Vigil will honor Marylhurst as students move on
Students, alumni, faculty and community members will gather on the Marylhurst University campus later this month to pay their last respects to the oldest Catholic university in Oregon.
The vigil, which is scheduled for 6 p.m. on Saturday, Sept. 22, was organized by Marylhurst student Bridget Murphy with the support and backing of the group Our Marylhurst.
"Our school's abrupt closure has been extremely painful, disrupting and, for many, traumatizing," Murphy told The Review in an email this week. "We want to provide a space and time for grieving, emotional closure and hopefully some healing, by being together as a community on our beloved campus one last time."
While the vigil is public, organizers say its intention is to be small and to provide a time for reflection and contemplation. Those planning to attend are being urged to RSVP online at www.facebook.com/events/271182477051130.
The gathering will be one of the final events held at the school, which announced in May that it had been unable to counter a trend of declining enrollment and would close its doors before the end of 2018.
With the final academic term complete, that process is now accelerating. Even the school's social media presence is going away, with a Facebook post reminding followers this week that "if there's anything here you want to view or save, now's the time to do it."
For the most part, Marylhurst students have already moved on. Three master's degree programs — Food Systems and Society, Art Therapy and Music Therapy — have been adopted by other schools and their students have been re-housed through teach-out agreements that will allow them to transfer credits and pursue their degrees.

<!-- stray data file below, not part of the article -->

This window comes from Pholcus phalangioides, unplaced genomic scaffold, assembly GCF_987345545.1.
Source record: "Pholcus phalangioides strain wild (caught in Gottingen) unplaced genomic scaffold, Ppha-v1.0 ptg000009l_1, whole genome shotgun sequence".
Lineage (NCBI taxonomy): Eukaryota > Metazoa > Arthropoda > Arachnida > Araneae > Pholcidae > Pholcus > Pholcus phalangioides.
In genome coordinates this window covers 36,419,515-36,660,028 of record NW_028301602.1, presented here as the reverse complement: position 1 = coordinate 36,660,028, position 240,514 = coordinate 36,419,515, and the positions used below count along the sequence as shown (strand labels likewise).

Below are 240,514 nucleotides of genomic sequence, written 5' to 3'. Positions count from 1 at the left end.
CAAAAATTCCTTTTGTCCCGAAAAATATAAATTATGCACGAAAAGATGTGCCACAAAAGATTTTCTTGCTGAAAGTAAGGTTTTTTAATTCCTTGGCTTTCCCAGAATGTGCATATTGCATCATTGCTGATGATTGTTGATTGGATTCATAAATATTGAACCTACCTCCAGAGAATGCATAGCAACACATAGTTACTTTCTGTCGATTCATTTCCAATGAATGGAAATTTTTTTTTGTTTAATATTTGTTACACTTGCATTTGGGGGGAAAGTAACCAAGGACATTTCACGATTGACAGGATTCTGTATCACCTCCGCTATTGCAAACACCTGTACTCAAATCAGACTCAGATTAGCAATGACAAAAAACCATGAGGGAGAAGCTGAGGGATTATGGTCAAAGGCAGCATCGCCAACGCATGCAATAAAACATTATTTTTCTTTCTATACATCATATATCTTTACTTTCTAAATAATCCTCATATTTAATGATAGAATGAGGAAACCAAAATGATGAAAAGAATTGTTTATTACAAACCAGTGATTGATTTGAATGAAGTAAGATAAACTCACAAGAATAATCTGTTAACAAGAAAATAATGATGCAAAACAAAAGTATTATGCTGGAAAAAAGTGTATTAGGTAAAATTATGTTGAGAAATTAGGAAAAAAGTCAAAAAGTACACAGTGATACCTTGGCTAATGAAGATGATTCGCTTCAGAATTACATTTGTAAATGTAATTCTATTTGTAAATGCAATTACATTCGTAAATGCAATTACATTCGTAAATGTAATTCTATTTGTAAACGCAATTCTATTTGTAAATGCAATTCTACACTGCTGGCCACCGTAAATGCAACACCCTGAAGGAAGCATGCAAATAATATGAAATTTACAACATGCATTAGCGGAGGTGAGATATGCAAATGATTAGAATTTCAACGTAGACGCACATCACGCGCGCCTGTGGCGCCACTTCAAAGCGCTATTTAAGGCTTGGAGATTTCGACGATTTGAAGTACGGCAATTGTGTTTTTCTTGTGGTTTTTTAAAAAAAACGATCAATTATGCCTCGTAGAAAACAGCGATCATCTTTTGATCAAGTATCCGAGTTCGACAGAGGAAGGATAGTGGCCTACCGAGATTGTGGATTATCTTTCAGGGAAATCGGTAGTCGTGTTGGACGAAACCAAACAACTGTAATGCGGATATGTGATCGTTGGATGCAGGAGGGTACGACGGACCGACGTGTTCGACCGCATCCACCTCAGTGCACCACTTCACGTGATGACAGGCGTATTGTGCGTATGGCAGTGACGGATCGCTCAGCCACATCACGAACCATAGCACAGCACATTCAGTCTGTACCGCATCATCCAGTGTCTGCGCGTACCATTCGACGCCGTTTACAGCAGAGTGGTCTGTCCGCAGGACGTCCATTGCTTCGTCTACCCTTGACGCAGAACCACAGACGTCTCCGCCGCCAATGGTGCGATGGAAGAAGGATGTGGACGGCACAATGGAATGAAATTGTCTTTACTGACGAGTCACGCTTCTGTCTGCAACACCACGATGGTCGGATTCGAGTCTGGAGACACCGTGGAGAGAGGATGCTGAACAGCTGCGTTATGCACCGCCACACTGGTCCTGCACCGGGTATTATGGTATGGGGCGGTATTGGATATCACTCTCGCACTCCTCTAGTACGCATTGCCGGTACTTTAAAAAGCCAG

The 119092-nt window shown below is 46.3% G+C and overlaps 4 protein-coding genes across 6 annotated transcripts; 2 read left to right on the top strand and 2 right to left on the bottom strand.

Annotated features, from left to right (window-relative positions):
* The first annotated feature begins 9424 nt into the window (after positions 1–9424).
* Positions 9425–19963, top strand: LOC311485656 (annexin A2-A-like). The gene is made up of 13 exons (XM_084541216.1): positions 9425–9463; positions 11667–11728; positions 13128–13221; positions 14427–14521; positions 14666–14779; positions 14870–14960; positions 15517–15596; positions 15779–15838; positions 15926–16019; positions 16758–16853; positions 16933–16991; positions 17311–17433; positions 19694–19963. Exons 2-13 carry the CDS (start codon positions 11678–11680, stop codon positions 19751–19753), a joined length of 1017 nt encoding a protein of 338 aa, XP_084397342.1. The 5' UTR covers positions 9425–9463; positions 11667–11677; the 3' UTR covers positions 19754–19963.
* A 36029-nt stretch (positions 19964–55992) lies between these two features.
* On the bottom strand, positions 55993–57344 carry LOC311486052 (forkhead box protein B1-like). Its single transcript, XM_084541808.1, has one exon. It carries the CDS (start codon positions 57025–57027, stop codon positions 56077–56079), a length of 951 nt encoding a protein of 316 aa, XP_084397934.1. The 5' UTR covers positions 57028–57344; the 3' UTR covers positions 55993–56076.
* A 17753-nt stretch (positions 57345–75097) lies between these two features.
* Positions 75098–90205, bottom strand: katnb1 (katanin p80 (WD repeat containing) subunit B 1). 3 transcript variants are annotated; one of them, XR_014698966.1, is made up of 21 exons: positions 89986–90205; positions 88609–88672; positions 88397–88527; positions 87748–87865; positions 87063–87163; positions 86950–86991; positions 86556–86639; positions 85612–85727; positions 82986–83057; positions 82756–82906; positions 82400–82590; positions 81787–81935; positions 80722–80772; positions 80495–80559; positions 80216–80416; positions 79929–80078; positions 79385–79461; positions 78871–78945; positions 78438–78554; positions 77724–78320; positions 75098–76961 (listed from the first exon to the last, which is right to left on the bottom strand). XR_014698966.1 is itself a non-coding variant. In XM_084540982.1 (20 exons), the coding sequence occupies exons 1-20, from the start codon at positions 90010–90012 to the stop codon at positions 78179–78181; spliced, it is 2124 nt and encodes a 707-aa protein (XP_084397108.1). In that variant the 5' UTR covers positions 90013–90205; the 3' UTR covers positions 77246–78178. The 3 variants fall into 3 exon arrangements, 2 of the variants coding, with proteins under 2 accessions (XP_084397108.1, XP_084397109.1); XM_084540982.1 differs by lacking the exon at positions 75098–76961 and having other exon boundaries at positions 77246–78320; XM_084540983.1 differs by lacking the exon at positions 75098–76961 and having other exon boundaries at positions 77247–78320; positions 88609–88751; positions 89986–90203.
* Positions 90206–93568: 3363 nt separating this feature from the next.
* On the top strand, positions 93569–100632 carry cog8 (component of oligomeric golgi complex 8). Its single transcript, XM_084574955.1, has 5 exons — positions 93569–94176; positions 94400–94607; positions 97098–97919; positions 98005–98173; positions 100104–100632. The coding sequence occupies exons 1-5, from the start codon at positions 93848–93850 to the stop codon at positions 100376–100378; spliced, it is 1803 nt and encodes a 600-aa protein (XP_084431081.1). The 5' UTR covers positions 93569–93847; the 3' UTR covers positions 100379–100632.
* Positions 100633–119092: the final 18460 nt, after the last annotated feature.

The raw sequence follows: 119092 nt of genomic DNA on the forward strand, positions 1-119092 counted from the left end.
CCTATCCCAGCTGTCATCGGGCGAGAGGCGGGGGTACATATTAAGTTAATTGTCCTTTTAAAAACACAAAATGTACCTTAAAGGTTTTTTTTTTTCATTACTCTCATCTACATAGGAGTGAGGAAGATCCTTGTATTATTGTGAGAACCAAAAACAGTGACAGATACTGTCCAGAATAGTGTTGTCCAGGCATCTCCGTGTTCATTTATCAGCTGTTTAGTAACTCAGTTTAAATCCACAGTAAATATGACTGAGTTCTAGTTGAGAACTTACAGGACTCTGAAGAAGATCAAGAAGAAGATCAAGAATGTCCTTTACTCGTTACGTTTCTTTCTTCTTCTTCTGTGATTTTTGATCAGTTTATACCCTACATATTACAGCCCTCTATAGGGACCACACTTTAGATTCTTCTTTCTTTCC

In addition, the school's renowned Art Gym is relocating to the Oregon College of Art and Craft on Oct. 1. "The stewardship that Marylhurst has provided The Art Gym has supported artists and enriched our region's culture for many years," OCAC President Denise Mullen said. "We are very excited to welcome The Art Gym to our campus."
Marylhurst President Melody Rose said she and other university administrators were intentional in deciding which programs to focus on transferring to other schools.
"We focused on moving those programs that are unique in the region," she told The Review last week. "We didn't move other programs where students have a lot of choices. We feel really grateful that colleges across the region have stepped up to help our students."
On July 12, Marylhurst reached a teach-out agreement with Oregon Health & Science University to re-house the Master's in Food Systems and Society program, which examines concepts, perspectives and strategies relevant to social change in the food system through class, gender and racial/ethnic lenses. Since then, 10 Marylhurst students have indicated that they will continue at OHSU, according to Rose.
"Everyone (in the Food Systems program) is accounted for," Rose said. "We had seven students who graduated in June, and three that will graduate in September."
Given OHSU's strong national reputation, Rose said, "It's a big win for our students."